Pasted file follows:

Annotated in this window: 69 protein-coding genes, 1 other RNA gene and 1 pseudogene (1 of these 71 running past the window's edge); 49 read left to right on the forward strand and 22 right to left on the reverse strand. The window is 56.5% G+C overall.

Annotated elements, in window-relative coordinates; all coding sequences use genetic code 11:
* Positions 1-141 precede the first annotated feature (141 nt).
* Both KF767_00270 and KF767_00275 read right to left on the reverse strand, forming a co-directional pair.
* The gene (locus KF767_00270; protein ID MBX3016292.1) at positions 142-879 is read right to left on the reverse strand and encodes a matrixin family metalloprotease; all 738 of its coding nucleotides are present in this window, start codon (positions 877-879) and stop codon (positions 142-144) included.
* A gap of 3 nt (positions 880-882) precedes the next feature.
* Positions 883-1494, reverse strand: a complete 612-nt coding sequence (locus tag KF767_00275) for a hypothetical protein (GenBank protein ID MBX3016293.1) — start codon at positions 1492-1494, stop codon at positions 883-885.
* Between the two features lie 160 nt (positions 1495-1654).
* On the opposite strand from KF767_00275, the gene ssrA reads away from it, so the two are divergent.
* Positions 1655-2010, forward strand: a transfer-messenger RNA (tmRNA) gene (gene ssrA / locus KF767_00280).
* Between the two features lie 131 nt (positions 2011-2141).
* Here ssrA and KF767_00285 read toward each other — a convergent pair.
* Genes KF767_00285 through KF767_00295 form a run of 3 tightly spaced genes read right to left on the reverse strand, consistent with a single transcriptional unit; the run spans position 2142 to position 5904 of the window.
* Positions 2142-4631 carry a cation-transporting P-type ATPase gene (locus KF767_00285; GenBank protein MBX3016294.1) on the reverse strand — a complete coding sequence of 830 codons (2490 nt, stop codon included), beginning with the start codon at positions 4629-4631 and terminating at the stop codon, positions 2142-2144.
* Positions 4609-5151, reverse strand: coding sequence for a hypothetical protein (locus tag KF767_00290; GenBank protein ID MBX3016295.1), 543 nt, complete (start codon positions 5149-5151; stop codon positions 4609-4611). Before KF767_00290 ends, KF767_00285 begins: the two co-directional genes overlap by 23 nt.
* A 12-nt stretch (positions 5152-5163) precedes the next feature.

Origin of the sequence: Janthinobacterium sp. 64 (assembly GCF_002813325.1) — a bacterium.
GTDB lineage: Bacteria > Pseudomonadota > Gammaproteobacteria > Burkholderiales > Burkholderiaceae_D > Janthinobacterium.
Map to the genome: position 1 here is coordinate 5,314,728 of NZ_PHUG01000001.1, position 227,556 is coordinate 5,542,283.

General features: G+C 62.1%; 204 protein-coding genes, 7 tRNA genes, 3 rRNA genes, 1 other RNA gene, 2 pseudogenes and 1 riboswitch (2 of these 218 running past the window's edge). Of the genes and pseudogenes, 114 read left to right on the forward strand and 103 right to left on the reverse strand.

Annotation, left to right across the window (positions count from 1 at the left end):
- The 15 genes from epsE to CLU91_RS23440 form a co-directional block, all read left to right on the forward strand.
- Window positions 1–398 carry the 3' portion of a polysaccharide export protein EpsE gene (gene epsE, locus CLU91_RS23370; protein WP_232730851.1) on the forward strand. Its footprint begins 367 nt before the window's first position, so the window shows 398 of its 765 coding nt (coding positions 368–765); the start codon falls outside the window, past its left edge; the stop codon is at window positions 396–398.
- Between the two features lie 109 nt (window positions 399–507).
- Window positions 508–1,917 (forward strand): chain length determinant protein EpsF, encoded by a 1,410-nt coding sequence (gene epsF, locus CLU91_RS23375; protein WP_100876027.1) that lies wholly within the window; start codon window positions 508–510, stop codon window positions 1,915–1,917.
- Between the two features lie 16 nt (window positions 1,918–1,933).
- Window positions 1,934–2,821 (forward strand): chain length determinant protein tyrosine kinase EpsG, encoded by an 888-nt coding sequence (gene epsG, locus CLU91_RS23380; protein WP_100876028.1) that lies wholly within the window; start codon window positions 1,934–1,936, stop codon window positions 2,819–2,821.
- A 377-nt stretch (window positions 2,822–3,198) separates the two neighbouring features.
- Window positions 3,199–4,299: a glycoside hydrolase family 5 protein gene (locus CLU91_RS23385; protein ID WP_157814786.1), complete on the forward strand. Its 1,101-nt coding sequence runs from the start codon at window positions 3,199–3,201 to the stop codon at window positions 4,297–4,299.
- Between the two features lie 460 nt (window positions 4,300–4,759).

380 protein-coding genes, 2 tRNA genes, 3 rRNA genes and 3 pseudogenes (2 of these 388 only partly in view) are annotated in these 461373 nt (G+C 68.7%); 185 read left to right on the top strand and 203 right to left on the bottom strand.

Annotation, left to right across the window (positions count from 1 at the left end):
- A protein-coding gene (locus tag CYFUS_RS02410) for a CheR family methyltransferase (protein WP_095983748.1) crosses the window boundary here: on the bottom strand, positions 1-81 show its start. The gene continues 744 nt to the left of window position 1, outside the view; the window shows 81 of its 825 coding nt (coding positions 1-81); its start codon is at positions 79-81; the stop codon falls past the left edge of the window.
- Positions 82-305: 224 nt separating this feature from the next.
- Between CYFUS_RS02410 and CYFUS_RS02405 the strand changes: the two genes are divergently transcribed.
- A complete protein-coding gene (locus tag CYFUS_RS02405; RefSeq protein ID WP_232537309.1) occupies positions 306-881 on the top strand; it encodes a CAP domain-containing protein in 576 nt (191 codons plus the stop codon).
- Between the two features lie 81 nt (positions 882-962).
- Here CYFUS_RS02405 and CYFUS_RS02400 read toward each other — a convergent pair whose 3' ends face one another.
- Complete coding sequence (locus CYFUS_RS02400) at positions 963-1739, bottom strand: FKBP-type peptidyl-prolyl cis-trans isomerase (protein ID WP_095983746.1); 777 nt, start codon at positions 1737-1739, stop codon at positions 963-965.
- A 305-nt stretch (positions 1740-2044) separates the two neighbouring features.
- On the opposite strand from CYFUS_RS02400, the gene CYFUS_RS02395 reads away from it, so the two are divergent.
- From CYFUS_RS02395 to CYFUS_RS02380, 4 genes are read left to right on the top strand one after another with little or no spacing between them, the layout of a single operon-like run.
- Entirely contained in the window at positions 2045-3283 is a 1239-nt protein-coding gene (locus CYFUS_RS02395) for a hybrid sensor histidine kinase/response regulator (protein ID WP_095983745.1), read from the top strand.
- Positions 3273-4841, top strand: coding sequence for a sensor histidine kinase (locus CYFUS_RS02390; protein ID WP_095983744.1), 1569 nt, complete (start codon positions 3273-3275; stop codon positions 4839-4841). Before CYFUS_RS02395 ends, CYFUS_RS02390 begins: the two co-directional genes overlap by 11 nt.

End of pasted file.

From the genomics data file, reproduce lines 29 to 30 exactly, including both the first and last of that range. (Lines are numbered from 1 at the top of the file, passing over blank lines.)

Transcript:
- Window positions 3,199–4,299: a glycoside hydrolase family 5 protein gene (locus CLU91_RS23385; protein ID WP_157814786.1), complete on the forward strand. Its 1,101-nt coding sequence runs from the start codon at window positions 3,199–3,201 to the stop codon at window positions 4,297–4,299.
- Between the two features lie 460 nt (window positions 4,300–4,759).